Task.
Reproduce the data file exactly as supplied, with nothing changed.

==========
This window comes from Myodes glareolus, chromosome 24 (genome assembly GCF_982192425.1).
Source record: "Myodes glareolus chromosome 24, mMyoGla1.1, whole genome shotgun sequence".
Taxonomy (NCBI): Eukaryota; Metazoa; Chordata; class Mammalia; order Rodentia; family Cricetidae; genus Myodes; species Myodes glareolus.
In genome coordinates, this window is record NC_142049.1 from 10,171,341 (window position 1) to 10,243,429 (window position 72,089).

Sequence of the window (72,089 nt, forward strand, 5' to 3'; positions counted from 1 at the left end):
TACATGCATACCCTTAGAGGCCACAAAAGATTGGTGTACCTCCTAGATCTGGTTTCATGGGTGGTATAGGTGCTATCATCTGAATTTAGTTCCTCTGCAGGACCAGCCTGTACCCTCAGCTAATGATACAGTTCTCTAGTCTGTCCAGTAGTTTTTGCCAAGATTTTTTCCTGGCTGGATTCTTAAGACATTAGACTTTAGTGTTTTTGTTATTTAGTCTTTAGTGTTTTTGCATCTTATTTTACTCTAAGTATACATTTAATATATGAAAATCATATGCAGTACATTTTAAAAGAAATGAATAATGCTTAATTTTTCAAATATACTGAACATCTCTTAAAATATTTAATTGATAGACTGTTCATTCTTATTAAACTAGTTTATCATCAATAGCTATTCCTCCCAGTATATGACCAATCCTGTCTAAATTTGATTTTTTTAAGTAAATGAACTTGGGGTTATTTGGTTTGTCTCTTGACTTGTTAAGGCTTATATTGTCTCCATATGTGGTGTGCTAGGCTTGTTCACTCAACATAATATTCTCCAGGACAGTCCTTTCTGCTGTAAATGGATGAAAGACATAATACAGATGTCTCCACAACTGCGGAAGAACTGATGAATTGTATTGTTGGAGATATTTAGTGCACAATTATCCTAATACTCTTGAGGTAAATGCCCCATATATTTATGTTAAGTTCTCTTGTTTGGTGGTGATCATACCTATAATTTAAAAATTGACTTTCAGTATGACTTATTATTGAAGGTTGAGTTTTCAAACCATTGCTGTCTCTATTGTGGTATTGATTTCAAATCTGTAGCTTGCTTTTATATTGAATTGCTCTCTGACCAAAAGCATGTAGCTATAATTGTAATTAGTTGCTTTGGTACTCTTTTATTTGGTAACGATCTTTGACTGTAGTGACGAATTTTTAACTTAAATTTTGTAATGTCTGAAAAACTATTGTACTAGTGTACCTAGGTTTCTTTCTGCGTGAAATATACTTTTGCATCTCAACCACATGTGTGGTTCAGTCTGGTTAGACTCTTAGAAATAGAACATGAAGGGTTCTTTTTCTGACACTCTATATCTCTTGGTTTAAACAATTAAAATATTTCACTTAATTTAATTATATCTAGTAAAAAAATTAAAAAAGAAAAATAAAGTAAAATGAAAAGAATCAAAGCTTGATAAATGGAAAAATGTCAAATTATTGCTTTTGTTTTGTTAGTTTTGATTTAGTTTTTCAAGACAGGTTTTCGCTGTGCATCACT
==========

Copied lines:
This window comes from Myodes glareolus, chromosome 24 (genome assembly GCF_982192425.1).
Source record: "Myodes glareolus chromosome 24, mMyoGla1.1, whole genome shotgun sequence".
Taxonomy (NCBI): Eukaryota; Metazoa; Chordata; class Mammalia; order Rodentia; family Cricetidae; genus Myodes; species Myodes glareolus.
In genome coordinates, this window is record NC_142049.1 from 10,171,341 (window position 1) to 10,243,429 (window position 72,089).

Sequence of the window (72,089 nt, forward strand, 5' to 3'; positions counted from 1 at the left end):
TACATGCATACCCTTAGAGGCCACAAAAGATTGGTGTACCTCCTAGATCTGGTTTCATGGGTGGTATAGGTGCTATCATCTGAATTTAGTTCCTCTGCAGGACCAGCCTGTACCCTCAGCTAATGATACAGTTCTCTAGTCTGTCCAGTAGTTTTTGCCAAGATTTTTTCCTGGCTGGATTCTTAAGACATTAGACTTTAGTGTTTTTGTTATTTAGTCTTTAGTGTTTTTGCATCTTATTTTACTCTAAGTATACATTTAATATATGAAAATCATATGCAGTACATTTTAAAAGAAATGAATAATGCTTAATTTTTCAAATATACTGAACATCTCTTAAAATATTTAATTGATAGACTGTTCATTCTTATTAAACTAGTTTATCATCAATAGCTATTCCTCCCAGTATATGACCAATCCTGTCTAAATTTGATTTTTTTAAGTAAATGAACTTGGGGTTATTTGGTTTGTCTCTTGACTTGTTAAGGCTTATATTGTCTCCATATGTGGTGTGCTAGGCTTGTTCACTCAACATAATATTCTCCAGGACAGTCCTTTCTGCTGTAAATGGATGAAAGACATAATACAGATGTCTCCACAACTGCGGAAGAACTGATGAATTGTATTGTTGGAGATATTTAGTGCACAATTATCCTAATACTCTTGAGGTAAATGCCCCATATATTTATGTTAAGTTCTCTTGTTTGGTGGTGATCATACCTATAATTTAAAAATTGACTTTCAGTATGACTTATTATTGAAGGTTGAGTTTTCAAACCATTGCTGTCTCTATTGTGGTATTGATTTCAAATCTGTAGCTTGCTTTTATATTGAATTGCTCTCTGACCAAAAGCATGTAGCTATAATTGTAATTAGTTGCTTTGGTACTCTTTTATTTGGTAACGATCTTTGACTGTAGTGACGAATTTTTAACTTAAATTTTGTAATGTCTGAAAAACTATTGTACTAGTGTACCTAGGTTTCTTTCTGCGTGAAATATACTTTTGCATCTCAACCACATGTGTGGTTCAGTCTGGTTAGACTCTTAGAAATAGAACATGAAGGGTTCTTTTTCTGACACTCTATATCTCTTGGTTTAAACAATTAAAATATTTCACTTAATTTAATTATATCTAGTAAAAAAATTAAAAAAGAAAAATAAAGTAAAATGAAAAGAATCAAAGCTTGATAAATGGAAAAATGTCAAATTATTGCTTTTGTTTTGTTAGTTTTGATTTAGTTTTTCAAGACAGGTTTTCGCTGTGCATCACT